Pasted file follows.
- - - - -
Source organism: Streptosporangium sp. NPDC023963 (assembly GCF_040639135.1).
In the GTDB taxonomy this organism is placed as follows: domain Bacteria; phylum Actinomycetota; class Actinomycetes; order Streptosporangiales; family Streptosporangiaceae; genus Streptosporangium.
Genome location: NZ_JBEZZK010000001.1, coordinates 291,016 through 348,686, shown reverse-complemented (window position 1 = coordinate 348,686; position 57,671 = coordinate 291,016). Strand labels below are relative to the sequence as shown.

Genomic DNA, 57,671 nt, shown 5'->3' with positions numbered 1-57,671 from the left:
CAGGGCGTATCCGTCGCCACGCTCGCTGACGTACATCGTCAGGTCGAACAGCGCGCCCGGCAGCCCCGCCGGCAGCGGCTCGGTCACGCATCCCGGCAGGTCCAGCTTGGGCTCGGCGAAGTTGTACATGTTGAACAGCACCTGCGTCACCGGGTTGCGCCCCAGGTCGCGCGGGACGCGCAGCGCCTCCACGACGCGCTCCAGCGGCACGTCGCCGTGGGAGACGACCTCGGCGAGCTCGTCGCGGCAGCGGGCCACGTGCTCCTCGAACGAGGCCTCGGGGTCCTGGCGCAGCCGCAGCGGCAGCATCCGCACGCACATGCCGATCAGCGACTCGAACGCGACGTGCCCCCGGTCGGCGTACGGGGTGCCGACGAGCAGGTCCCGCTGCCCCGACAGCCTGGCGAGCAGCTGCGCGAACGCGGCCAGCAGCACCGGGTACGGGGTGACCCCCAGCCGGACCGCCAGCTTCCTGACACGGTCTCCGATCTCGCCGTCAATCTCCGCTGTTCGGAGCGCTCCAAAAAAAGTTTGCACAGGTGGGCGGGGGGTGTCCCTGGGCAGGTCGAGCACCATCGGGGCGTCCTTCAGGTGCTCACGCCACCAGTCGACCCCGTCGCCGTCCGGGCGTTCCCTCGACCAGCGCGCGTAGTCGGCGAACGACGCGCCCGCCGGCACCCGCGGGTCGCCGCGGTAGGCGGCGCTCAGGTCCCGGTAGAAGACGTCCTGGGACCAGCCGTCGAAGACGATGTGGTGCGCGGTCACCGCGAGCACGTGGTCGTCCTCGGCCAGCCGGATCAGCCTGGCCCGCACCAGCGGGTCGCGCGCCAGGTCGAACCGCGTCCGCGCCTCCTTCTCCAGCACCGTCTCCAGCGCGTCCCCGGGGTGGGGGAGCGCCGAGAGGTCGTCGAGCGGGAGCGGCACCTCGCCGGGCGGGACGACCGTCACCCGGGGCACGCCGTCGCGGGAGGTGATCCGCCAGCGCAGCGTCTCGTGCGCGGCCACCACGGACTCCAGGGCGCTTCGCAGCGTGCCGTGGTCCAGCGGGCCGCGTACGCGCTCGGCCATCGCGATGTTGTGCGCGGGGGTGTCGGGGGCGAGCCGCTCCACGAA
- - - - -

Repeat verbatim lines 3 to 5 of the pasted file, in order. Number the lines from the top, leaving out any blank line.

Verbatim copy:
Genome location: NZ_JBEZZK010000001.1, coordinates 291,016 through 348,686, shown reverse-complemented (window position 1 = coordinate 348,686; position 57,671 = coordinate 291,016). Strand labels below are relative to the sequence as shown.

Genomic DNA, 57,671 nt, shown 5'->3' with positions numbered 1-57,671 from the left:
CAGGGCGTATCCGTCGCCACGCTCGCTGACGTACATCGTCAGGTCGAACAGCGCGCCCGGCAGCCCCGCCGGCAGCGGCTCGGTCACGCATCCCGGCAGGTCCAGCTTGGGCTCGGCGAAGTTGTACATGTTGAACAGCACCTGCGTCACCGGGTTGCGCCCCAGGTCGCGCGGGACGCGCAGCGCCTCCACGACGCGCTCCAGCGGCACGTCGCCGTGGGAGACGACCTCGGCGAGCTCGTCGCGGCAGCGGGCCACGTGCTCCTCGAACGAGGCCTCGGGGTCCTGGCGCAGCCGCAGCGGCAGCATCCGCACGCACATGCCGATCAGCGACTCGAACGCGACGTGCCCCCGGTCGGCGTACGGGGTGCCGACGAGCAGGTCCCGCTGCCCCGACAGCCTGGCGAGCAGCTGCGCGAACGCGGCCAGCAGCACCGGGTACGGGGTGACCCCCAGCCGGACCGCCAGCTTCCTGACACGGTCTCCGATCTCGCCGTCAATCTCCGCTGTTCGGAGCGCTCCAAAAAAAGTTTGCACAGGTGGGCGGGGGGTGTCCCTGGGCAGGTCGAGCACCATCGGGGCGTCCTTCAGGTGCTCACGCCACCAGTCGACCCCGTCGCCGTCCGGGCGTTCCCTCGACCAGCGCGCGTAGTCGGCGAACGACGCGCCCGCCGGCACCCGCGGGTCGCCGCGGTAGGCGGCGCTCAGGTCCCGGTAGAAGACGTCCTGGGACCAGCCGTCGAAGACGATGTGGTGCGCGGTCACCGCGAGCACGTGGTCGTCCTCGGCCAGCCGGATCAGCCTGGCCCGCACCAGCGGGTCGCGCGCCAGGTCGAACCGCGTCCGCGCCTCCTTCTCCAGCACCGTCTCCAGCGCGTCCCCGGGGTGGGGGAGCGCCGAGAGGTCGTCGAGCGGGAGCGGCACCTCGCCGGGCGGGACGACCGTCACCCGGGGCACGCCGTCGCGGGAGGTGATCCGCCAGCGCAGCGTCTCGTGCGCGGCCACCACGGACTCCAGGGCGCTTCGCAGCGTGCCGTGGTCCAGCGGGCCGCGTACGCGCTCGGCCATCGCGATGTTGTGCGCGGGGGTGTCGGGGGCGAGCCGCTCCACGAA